This morning, I woke up to a busy day ahead at church. I was tired on many levels. I had just worked two busy 12-hour nursing shifts the previous two days. I said to the husband, “Sometimes it’s hard to be both a nurse and a pastor’s wife.” And then my Father in Heaven reminded me, “Well, good, because that’s not who you are today. Don’t be a nurse. Don’t be the pastor’s wife. You are a child of God. You are a friend to those in your church community, and they are friends to you. So just be who you are today because that’s what you need the freedom to be.”

Today, I kept conversations about my pregnancy to a minimum. I tried hard not to look at my church community through the lens of a concerned pastor’s wife, but just as one who was simply part of the community, just being me, being there. I know the roles are necessary sometimes. But today, it wasn’t about the roles, and that made today a really good day.

your secret is safe with me

I am all at once a wonderful and a terrible secret-keeper. If others tell me of their own deeply private and personal matters, I can carry those things with me to the grave. But of my own private matters, there are really quite few, for better or for worse. I suppose the public offering of this blog’s contents would suggest as much. People tell me at times that they appreciate my raw honesty expressed here. For me, I can’t really think of expressing myself any other way. I would feel too fake, on a much too public scale. And perhaps I’m looking for a certain kind of safety or acceptance; if I put myself out there and my friends are still my friends, then maybe I’ve got a safer place in this world than I sometimes realize.

Christmas has passed, and I thought a lot about Mary, when she learned she was going to bear a son, Jesus, in her very virginal state. She had a secret, and it was big, and it was eventually going to become very, very public. Very scandalous. Very controversial. The implications were huge. Surely her heart ached for support, advice, sympathy. Surely she feared the judgment, the misunderstandings, the unwelcome and unjustified criticism. Where was her safe place, and with whom? Scripture doesn’t actually tell us a lot about what went on in her internal processing of her unexpected pregnancy. All we know is that she “pondered all of these things in her heart,” she sang a song of worship, and she went forward with commitment and indescribable sacrifice in her relationships to her fiancé and her unborn son. God was all at once the Author of scandal in her life, and her very safe place. She rested in the assurance that He knew her, all of her, and she was safe in Him when her secret spilled out and the people around her decided what they wanted to make of it all.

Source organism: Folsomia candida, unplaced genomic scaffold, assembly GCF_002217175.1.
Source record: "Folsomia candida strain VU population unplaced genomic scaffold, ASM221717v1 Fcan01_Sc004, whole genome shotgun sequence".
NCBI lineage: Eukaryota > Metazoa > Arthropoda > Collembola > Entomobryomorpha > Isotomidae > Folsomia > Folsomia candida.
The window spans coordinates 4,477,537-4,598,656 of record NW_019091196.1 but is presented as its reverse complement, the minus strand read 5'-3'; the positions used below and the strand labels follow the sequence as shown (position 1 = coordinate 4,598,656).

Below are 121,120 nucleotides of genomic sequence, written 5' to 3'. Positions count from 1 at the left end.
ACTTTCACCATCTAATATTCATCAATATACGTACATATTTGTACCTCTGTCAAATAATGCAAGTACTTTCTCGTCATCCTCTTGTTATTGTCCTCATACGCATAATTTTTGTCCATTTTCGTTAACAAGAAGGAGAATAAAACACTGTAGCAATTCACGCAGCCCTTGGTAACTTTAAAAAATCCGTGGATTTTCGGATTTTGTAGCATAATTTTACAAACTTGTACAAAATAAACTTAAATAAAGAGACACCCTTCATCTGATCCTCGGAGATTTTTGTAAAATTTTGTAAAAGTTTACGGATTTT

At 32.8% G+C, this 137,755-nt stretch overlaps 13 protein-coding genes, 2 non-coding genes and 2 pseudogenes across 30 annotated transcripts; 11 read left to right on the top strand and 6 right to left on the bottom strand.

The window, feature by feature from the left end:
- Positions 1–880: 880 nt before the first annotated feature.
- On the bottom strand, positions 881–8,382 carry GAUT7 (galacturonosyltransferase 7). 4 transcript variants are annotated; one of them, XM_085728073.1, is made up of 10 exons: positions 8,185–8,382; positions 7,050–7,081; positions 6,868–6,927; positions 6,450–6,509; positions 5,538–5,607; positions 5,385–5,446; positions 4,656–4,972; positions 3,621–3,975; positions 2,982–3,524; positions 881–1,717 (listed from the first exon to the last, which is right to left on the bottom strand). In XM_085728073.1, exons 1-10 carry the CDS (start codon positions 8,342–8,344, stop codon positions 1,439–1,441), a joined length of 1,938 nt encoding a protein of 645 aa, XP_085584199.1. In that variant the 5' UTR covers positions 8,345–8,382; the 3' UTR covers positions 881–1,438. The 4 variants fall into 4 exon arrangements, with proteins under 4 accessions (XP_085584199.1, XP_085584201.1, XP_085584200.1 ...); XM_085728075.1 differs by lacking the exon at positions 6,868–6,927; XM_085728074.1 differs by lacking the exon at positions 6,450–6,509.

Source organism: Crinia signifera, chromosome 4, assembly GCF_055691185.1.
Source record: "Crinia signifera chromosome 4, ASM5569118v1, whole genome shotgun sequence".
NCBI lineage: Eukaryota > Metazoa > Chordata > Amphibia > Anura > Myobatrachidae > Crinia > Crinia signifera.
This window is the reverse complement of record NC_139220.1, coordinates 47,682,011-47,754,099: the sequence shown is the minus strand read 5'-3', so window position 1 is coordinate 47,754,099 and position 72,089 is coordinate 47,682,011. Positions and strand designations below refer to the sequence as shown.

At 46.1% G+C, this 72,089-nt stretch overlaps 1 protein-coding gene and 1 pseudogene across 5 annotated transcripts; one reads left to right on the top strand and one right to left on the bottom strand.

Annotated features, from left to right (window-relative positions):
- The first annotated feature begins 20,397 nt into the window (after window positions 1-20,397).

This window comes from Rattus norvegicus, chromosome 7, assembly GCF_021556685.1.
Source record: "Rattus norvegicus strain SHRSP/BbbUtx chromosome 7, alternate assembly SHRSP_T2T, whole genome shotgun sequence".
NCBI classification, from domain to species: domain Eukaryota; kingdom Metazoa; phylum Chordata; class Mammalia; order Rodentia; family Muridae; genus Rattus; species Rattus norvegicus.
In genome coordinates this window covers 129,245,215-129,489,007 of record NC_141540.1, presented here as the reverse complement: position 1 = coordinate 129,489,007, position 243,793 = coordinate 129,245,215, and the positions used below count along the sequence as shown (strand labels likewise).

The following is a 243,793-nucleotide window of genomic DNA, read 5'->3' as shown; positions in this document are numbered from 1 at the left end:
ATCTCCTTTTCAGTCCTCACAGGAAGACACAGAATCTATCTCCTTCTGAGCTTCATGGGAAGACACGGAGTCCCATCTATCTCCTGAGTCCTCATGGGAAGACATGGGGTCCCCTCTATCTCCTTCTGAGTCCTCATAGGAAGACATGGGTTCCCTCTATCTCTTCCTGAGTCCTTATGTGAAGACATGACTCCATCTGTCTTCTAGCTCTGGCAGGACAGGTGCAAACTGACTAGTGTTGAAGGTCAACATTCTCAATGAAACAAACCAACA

Some secrets are better kept low-key. The media does not need, and dare I say, does not deserve, to uncover and distribute it all. Some secrets are meant to be secret for only a certain amount of time, a right amount of time, and then they are to be shared and celebrated by all. What I’m pondering these days is why secrets can be so hard to keep, and why a safe place can sometimes be so hard to find.

Life on the throne gets complicated